I was present for that penultimate cycle of this longstanding but now intensified tension. I traveled to Venezuela at various times and spoke to numerous Chavistas, from important government functionaries to social leaders, and was impressed by the spontaneous testimony, in poor neighborhoods, by Venezuelans approving the man who, they would say, “took them into account for the first time.” I felt that Mr. Chávez’s social commitment was genuine but that putting it into practice did not require the installation of a dictatorship. In 2008, the minister of finance, Alí Rodríguez Araque, disagreed with me. “We’re constructing a communal state,” he said, “which the Soviets, the Chinese and the Cubans have not been able to do.”
“On what do you base your optimism?” I asked.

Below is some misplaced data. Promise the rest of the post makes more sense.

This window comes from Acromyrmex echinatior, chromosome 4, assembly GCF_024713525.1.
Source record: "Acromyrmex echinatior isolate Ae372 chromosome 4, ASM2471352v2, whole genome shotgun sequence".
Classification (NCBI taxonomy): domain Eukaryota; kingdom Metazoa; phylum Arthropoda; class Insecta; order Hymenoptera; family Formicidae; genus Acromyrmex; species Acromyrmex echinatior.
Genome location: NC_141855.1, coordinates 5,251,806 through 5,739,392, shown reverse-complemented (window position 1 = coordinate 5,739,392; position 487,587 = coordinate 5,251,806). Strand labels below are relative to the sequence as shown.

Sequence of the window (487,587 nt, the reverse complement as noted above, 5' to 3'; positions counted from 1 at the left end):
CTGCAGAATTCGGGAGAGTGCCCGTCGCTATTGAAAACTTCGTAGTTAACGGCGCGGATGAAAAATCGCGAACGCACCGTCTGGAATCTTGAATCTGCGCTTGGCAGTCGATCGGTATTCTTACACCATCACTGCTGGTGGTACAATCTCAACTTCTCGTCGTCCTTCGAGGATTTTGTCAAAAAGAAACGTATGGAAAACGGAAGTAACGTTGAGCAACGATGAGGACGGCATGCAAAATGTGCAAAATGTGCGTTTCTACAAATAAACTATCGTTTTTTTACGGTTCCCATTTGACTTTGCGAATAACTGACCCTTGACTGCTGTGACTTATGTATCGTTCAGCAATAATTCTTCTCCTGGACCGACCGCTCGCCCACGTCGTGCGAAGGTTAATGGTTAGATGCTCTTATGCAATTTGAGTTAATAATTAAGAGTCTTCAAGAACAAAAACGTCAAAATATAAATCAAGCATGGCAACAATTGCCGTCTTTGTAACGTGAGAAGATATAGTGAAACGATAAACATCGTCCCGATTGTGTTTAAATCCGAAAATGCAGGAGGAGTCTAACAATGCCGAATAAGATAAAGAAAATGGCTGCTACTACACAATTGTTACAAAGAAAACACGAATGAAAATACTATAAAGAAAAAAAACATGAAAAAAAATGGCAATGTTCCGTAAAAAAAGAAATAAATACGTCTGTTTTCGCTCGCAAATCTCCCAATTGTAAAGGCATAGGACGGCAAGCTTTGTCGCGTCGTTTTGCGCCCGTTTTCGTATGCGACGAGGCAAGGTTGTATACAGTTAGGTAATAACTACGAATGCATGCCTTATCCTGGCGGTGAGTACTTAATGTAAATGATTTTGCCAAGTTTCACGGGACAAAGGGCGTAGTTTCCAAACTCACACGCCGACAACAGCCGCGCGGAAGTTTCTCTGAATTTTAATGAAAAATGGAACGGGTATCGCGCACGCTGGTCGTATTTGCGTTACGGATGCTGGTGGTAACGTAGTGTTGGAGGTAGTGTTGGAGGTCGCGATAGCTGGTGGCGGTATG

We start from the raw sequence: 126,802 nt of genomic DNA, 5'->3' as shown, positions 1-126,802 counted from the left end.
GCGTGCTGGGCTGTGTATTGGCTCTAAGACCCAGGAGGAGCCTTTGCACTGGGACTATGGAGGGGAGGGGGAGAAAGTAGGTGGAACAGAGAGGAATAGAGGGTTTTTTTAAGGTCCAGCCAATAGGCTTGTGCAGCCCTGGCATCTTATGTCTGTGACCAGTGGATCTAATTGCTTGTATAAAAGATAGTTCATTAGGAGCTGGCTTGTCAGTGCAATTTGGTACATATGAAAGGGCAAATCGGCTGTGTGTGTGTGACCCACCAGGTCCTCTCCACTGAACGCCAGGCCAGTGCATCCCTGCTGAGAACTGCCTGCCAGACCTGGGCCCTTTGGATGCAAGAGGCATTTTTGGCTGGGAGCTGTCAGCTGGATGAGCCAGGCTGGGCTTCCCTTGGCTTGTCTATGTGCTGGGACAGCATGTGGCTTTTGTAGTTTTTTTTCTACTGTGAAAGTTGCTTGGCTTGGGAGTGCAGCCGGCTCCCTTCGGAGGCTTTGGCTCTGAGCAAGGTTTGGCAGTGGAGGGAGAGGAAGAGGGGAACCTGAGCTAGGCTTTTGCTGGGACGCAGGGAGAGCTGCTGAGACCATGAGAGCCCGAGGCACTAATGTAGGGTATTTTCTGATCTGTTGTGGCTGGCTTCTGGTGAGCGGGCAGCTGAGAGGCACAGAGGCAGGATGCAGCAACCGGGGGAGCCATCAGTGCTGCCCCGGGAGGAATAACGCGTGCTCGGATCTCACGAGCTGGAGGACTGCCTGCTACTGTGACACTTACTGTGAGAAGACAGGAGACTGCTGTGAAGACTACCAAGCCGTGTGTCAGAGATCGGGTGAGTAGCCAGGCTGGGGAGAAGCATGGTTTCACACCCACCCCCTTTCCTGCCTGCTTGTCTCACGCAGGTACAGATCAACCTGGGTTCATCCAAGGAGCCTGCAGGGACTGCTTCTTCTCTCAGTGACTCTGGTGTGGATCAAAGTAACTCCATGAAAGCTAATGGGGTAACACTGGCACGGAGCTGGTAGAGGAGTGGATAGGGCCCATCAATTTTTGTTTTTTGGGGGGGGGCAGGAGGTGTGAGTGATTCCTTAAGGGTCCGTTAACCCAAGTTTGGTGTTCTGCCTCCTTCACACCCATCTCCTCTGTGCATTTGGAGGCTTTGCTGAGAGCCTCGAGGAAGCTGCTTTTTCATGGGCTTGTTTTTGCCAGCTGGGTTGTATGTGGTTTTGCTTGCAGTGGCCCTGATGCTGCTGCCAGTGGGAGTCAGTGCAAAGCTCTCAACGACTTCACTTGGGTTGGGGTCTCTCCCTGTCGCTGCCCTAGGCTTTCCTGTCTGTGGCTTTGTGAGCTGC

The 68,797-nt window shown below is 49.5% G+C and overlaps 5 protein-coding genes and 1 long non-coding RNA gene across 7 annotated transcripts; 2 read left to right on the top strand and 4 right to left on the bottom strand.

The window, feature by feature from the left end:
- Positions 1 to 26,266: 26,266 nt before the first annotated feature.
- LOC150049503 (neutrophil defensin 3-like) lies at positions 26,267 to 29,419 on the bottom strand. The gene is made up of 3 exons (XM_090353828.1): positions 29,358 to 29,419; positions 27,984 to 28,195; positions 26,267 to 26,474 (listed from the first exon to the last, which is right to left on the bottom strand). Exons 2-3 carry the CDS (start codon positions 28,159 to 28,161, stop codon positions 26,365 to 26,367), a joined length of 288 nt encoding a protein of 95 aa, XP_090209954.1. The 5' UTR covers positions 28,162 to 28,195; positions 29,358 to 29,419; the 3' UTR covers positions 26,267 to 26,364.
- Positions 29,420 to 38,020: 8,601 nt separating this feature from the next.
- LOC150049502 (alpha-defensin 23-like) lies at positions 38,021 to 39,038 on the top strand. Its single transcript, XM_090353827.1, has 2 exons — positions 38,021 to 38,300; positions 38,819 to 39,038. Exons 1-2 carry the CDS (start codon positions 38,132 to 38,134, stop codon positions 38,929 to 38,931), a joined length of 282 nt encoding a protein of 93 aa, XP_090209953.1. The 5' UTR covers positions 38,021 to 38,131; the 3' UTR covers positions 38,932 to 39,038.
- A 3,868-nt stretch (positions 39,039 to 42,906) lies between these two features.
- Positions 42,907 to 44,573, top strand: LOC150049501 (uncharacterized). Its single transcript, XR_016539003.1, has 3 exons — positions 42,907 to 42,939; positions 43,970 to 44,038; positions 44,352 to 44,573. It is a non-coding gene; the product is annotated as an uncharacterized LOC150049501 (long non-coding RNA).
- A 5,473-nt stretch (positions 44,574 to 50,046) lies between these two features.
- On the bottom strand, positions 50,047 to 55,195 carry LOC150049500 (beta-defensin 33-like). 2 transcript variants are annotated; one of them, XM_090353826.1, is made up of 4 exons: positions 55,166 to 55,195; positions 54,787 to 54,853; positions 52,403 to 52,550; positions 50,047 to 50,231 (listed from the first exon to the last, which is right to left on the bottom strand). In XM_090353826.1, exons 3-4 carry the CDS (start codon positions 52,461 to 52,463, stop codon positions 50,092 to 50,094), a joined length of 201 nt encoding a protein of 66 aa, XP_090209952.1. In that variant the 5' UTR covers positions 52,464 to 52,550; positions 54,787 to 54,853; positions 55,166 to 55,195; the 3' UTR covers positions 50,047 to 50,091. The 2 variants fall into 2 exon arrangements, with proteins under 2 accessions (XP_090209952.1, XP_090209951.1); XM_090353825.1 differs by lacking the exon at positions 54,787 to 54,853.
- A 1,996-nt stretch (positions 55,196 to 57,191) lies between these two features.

“On the price of oil. It’s now at $150 per barrel and it will go up to $250.”
“And if the price falls, as in 1982 Mexico, and bankrupts the country?”
“I’m sure it will get to $250,” he answered.
(At present it stands at about $45 per barrel.)
I also spoke with anti-Chavistas from various walks of life. The dismantling of Petróleos de Venezuela, the highly productive oil corporation nationalized in 1975, and its astounding present level of corruption alarmed them. But their principal concern was the destruction of democracy: the confiscation of the major private television broadcaster, Radio Caracas Televisión, and Mr. Chávez’s growing personal domination over the government branches and electoral functions. There was a clear drift toward totalitarianism that Mr. Chávez had foreshadowed in his first visit to Cuba, when he had expressed his wish to be “el todo” — “the embodiment of everything” — as Fidel Castro had become in Cuba.
The death of Mr. Chávez was followed by the anointment (in a monarchical style) of his successor. But nothing prepared Venezuelans for the disaster that followed. There has been terrible economic and social destruction. Across 15 years, a trillion dollars’ worth of oil income has been squandered and 80 percent of Venezuelans have fallen into poverty. The estimated inflation rate for 2017 is 720 percent, according to the International Monetary Fund.